Obi Wan Kenobi was a positive male role model to Luke Skywalker. Where Uncle Owen and Aunt Beru wanted to shelter and protect him, Old Ben Kenobi wanted to teach him how to stand on his own two feet so he can protect himself. This is what he attempted to do with Anakin, but ended up more like an older brother. This is what Qui Gon Jinn wanted to do. In fact he took Anakin away from his mother.

This reminds me of some of the initiatory rituals in New Guinea, where boys are taken from their mothers. Their mothers will cry and act sad as part of the ritual. But the boy has to be taken away from safety and security. Anakin had to leave. Luke had to leave. So they can be men. So they may be fathers themselves.



May the Force be with you.


Next, The Heirophant (But I haven’t done that, so the next is The Hanged Man>>

More resources on the Empress:


Star Wars Tarot: The Empress

Mother is the name for God on the lips and hearts of all children.

–James O’Barr

The Crow

Our last card, we were at number two: The High Priestess. The mysterious, secret side of the Divine Feminine. Now we are at number three, The Empress. The mother. With two, you just have a couple. With three, you have a family. In geometry, three points define a plane: the material world, space. Three is the birthing of true wisdom, it creates a very stable and pleasant shape.

There is something special about the mother archetype.

I once knew a girl who I was willing to give my heart to. But deception and drama were involved and I never saw her again. Google being google, about a year or two later, I found instagram pics of her and her new baby. Whatever remaining malice I had toward her fell away. It’s as if her path of love was now complete. I was just an unnecessary detour. (If you’re reading this, congratulations.)

The role of mother is truly sacred. Tibetan Buddhist Monks wouldn’t dare hurt a worm because it might have been their mother in another life. The Virgin Mary is blessed amongst ALL women and has been venerated (or worshipped, if you will) among Catholics. As much as I’d like to be an independent grown-up, it’s nice to visit the parents and have mom cook me something. And since we’re talking about my mother, she has sort of become a matriarchal figure, an Empress in her own right, to her family and clan back in the Philippines. In fact, she founded a library in her hometown, giving knowledge and fun to the local children.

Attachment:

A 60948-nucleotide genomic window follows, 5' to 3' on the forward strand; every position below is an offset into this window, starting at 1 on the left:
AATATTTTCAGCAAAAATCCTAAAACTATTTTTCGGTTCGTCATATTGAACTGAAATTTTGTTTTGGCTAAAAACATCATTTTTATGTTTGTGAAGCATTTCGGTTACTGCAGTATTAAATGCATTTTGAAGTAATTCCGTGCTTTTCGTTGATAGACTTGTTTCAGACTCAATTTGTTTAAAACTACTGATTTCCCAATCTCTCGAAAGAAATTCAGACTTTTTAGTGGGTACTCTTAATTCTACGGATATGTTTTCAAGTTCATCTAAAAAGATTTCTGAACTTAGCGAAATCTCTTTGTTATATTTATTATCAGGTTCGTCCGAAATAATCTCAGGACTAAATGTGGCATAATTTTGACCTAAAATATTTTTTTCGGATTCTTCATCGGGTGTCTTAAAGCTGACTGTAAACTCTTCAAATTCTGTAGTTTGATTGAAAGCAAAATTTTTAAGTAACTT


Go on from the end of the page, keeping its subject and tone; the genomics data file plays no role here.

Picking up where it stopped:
This sort of abundance and giving is what mothers do. They give their bodies and about nine months so you can be born. They give their time and energy and money for you. They care. They worry. They love.

So does the more abstract mothers, Mother Earth and Mother Nature, they give. They give their resources because we’re part of her. And to be a bit of an environmentalist, maybe we should clean up after ourselves like Mom raised us to.


When I have an idea, I’m like a pregnant woman. I just have to deliver. 

–Abdolkarim Soroush

Giving birth is a creative act. A person is created. My sister just had a baby and this is perhaps the most delightful person I’ve ever met. (I’m sure my own yet-to-be children will be more delightful.) And you just want to be with them. You want them to turn out right. You want them to be President of the United States, or Valedictorian, or Head Quarterback. As George Lucas gave birth to Star Wars, he nurtured it with everything he valued. You can see his love for Joseph Campbell’s work, old Flash Gordon serials he grew up with and World War II dogfights. He gave birth to it with all of his awe and wonder of childhood. He gave that part of himself, that very special part of himself, an entire generation and generations to come, understood. He gave birth to a mythology, a child made up of imagination. He nurtured it. He re-wrote it. He got concept artists to draw and develop it in this sort of primordial womb of developmental creativity. And when it was time to push, it was time to push. A long and painful birth of filming in Tunisia and going over budget.

Leia, do you remember your mother? Your real mother?

— Luke Skywalker

So, here we have Queen Amidala, sitting on her throne. She isn’t wearing her more iconic fanciful headdress. But the last dress we see her as Queen. That is to say, the most developed and mature version of Padme’s role as the Queen. (Also, Bernice Gordon did it first and I wish she would continue with her Star Wars Tarot deck. I mean, just to go on a tangent here, all the other Star Wars Tarot fanart I’ve seen out there are either too pretty/distracting to use for a reading or are lacking in skill and symbolism. Gordon’s Tarot deck is beautiful and minimalist, but has just enough information to be useful. Anyway…)